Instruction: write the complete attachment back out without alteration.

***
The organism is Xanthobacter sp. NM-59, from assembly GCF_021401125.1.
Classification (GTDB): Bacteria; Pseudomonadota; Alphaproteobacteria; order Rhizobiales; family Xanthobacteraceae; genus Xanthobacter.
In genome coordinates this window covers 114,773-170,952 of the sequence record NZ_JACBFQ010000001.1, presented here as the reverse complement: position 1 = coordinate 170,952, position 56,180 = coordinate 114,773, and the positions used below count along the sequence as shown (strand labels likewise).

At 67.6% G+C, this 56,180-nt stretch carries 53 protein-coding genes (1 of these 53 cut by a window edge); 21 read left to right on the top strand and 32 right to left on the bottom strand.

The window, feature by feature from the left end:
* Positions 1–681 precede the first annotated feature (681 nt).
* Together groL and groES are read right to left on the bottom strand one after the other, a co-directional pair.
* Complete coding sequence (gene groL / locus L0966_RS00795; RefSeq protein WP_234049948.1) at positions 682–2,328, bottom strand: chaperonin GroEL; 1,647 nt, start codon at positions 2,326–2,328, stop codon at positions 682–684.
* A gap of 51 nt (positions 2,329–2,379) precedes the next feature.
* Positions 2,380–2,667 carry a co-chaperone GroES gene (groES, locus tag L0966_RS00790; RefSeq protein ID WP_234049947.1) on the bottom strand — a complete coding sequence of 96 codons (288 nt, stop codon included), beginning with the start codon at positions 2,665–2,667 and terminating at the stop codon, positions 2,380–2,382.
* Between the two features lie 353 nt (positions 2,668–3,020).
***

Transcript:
The organism is Xanthobacter sp. NM-59, from assembly GCF_021401125.1.
Classification (GTDB): Bacteria; Pseudomonadota; Alphaproteobacteria; order Rhizobiales; family Xanthobacteraceae; genus Xanthobacter.
In genome coordinates this window covers 114,773-170,952 of the sequence record NZ_JACBFQ010000001.1, presented here as the reverse complement: position 1 = coordinate 170,952, position 56,180 = coordinate 114,773, and the positions used below count along the sequence as shown (strand labels likewise).

At 67.6% G+C, this 56,180-nt stretch carries 53 protein-coding genes (1 of these 53 cut by a window edge); 21 read left to right on the top strand and 32 right to left on the bottom strand.

The window, feature by feature from the left end:
* Positions 1–681 precede the first annotated feature (681 nt).
* Together groL and groES are read right to left on the bottom strand one after the other, a co-directional pair.
* Complete coding sequence (gene groL / locus L0966_RS00795; RefSeq protein WP_234049948.1) at positions 682–2,328, bottom strand: chaperonin GroEL; 1,647 nt, start codon at positions 2,326–2,328, stop codon at positions 682–684.
* A gap of 51 nt (positions 2,329–2,379) precedes the next feature.
* Positions 2,380–2,667 carry a co-chaperone GroES gene (groES, locus tag L0966_RS00790; RefSeq protein ID WP_234049947.1) on the bottom strand — a complete coding sequence of 96 codons (288 nt, stop codon included), beginning with the start codon at positions 2,665–2,667 and terminating at the stop codon, positions 2,380–2,382.
* Between the two features lie 353 nt (positions 2,668–3,020).